Part I focused on the need for creating a green health center. Part II advocates for global health initiatives by promoting a healthy environment and practicing medicine sustainability.
In Part I of this article, Joel Kriesberg discusses how creating a green clinic or medical center is the first of three steps that a physician can take to foster acceptance of global health initiatives, and create a healthier health system.Here, he covers steps two and three: promoting a healthy environment and practicing medicine sustainability.
Right click to download a podcast of this story, read by John Ellison, DO.
Advocating for the environment
Do you know the most significant environmental health risks in your community? Advocating for a healthy environment, the second domain of Green Health Care, has traditionally been the aim of organizations such as the EPA, state departments of environmental quality, or smaller non-governmental organizations that promote environmental initiatives. Green healthcare brings this into the clinic.
A green clinic stays informed on local environmental issues, such as air quality, water safety, toxic waste issues, and healthy sun practices. Physicians committed to environmental health in a green clinic become environmental health advocates. Once you learn the basics about your ecological region, you are better able to recognize the effects of environmental illness in your patients.
For many professionals, this requires learning protocols for the evaluation and examination of patients. Several resources for completing environmental screenings can be found at the websites for the National Environmental Education Foundation and Physicians for Social Responsibility. Most professionals quickly learn to ask a few simple questions to determine environmental exposures. With this knowledge in hand, practitioners are better able to report environmental illness to public health officials and/or refer patients to environmental health physicians.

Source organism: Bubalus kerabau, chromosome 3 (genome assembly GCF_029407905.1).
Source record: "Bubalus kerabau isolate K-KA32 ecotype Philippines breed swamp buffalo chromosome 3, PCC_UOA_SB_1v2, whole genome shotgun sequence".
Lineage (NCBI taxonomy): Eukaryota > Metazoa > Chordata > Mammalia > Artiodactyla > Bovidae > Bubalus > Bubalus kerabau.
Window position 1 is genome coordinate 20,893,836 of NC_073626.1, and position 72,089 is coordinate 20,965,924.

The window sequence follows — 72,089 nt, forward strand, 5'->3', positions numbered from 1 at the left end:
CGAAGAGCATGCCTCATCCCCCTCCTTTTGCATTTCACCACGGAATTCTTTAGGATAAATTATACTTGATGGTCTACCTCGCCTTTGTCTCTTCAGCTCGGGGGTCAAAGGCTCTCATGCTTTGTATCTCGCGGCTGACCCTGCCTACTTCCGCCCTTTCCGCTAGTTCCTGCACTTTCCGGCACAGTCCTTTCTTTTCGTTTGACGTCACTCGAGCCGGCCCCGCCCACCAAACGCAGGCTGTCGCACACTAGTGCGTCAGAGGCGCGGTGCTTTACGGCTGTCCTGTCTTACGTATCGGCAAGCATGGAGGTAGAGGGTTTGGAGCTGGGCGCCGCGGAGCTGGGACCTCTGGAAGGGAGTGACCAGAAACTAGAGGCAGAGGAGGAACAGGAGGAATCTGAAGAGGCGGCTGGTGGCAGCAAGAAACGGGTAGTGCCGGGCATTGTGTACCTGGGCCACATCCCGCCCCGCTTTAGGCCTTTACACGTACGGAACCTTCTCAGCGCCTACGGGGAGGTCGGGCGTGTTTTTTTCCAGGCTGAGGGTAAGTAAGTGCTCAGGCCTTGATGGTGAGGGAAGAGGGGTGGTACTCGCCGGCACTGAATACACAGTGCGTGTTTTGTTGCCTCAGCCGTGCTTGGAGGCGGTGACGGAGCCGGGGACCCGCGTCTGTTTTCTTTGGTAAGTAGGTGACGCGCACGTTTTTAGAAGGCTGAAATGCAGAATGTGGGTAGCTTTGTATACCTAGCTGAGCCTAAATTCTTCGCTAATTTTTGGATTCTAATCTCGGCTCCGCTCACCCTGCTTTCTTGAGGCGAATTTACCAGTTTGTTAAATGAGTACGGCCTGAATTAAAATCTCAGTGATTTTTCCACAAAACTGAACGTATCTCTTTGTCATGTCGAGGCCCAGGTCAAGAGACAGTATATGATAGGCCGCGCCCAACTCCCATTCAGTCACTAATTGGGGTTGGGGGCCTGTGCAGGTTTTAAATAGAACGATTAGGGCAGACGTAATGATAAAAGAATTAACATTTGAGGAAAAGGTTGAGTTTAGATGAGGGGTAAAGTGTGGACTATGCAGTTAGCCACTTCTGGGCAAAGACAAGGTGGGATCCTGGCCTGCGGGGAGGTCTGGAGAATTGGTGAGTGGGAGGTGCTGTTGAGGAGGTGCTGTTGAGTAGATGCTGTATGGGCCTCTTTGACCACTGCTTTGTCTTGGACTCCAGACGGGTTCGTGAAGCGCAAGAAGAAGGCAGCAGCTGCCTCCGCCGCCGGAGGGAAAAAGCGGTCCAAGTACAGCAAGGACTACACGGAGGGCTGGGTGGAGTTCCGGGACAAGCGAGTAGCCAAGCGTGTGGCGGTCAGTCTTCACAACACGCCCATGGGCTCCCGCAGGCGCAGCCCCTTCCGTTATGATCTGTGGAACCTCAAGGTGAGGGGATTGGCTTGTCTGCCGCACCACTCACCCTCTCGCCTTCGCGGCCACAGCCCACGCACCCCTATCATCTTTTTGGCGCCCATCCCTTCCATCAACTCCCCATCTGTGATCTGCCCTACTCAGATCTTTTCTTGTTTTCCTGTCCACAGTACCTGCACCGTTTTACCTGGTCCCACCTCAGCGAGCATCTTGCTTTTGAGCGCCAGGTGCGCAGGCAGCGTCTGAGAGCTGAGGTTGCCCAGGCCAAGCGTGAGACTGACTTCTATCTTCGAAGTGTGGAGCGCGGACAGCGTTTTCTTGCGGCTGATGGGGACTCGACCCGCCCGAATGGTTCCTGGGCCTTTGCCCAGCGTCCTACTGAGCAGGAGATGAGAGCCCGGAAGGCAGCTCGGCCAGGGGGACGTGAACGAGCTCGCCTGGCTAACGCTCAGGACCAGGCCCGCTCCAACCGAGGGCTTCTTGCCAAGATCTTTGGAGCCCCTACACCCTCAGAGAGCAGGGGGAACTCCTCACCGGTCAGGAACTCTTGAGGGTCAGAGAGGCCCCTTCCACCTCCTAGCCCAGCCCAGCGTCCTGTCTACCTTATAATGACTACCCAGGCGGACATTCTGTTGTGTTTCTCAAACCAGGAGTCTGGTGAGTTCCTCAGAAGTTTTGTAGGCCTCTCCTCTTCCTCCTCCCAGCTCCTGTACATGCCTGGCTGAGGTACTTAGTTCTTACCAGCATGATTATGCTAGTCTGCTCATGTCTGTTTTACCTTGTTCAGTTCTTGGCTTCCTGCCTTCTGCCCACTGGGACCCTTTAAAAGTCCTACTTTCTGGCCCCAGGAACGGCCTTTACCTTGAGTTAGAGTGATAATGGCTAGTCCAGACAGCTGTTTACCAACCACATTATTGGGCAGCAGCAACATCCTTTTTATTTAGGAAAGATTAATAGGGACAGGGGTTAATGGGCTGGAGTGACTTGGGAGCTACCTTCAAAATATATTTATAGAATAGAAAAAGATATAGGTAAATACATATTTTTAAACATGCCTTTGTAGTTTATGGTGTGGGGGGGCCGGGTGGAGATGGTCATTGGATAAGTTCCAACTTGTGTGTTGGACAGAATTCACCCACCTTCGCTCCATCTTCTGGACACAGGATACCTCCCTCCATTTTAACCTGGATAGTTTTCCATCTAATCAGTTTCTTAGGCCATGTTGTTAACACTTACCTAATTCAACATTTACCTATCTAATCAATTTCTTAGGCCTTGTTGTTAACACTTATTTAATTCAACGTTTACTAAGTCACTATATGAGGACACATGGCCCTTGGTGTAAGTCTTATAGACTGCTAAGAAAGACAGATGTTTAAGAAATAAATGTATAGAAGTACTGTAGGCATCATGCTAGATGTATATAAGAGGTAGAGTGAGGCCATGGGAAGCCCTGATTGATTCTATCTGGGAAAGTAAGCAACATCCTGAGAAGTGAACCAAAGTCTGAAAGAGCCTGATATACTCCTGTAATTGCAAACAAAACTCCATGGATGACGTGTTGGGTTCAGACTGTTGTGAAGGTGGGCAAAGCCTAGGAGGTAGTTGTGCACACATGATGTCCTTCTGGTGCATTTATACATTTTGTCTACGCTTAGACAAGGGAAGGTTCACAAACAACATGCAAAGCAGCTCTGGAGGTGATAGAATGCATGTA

Knowledge of environmental health can also set up a ripple effect for the health of the community. Local and regional governments better support the findings of medical providers that report environmental illness. Rather than placing the burden on environmental activists for regulatory change, clear medical evidence of environmental illness can greatly improve the ability of local agencies to act to prevent further environmental risk.
Other elements of environmental advocacy include supporting other green health professionals, promoting public health initiatives, patronizing green businesses, becoming engaged with local environmental agencies and, ultimately, becoming a voice for green healthcare.
A recent study of pediatricians found that parents have a far greater interest in environmental health than many pediatricians have themselves. Due to ongoing increases in medical expenditures, a shift is underway to make medicine more sustainable. Still in its infancy, sustainable medicine allows for improved outcomes, greater equity, and a more balanced distribution of health opportunities.
To date, few physicians have taken a hard look at the consequences of medical practices on the environment. Welcome Health Care Without Harm, which has begun educating hospitals about the consequences of medical waste on the environment. Other organizations have joined the discussion, including Collaboration of Health and the Environment, Physicians for Social Responsibility and Practice Greenhealth.
Teleosis Institute is the only organization that has developed educational programs that teach principles of ecology, sustainability, and medicine as an integrated subject. The 40-hour online course Leadership in Green Health Care offers continuing education units for physicians and nurses, and provides an interactive forum for comprehending, applying, and working with fellow professionals, as well as identifying and implementing sustainable practices.
Once professionals understand the consequences of downstream medical waste, less toxic medical practices are easily found. For example, the reliance on single-use medical supplies can be replaced with a more modest system of refurbished instruments.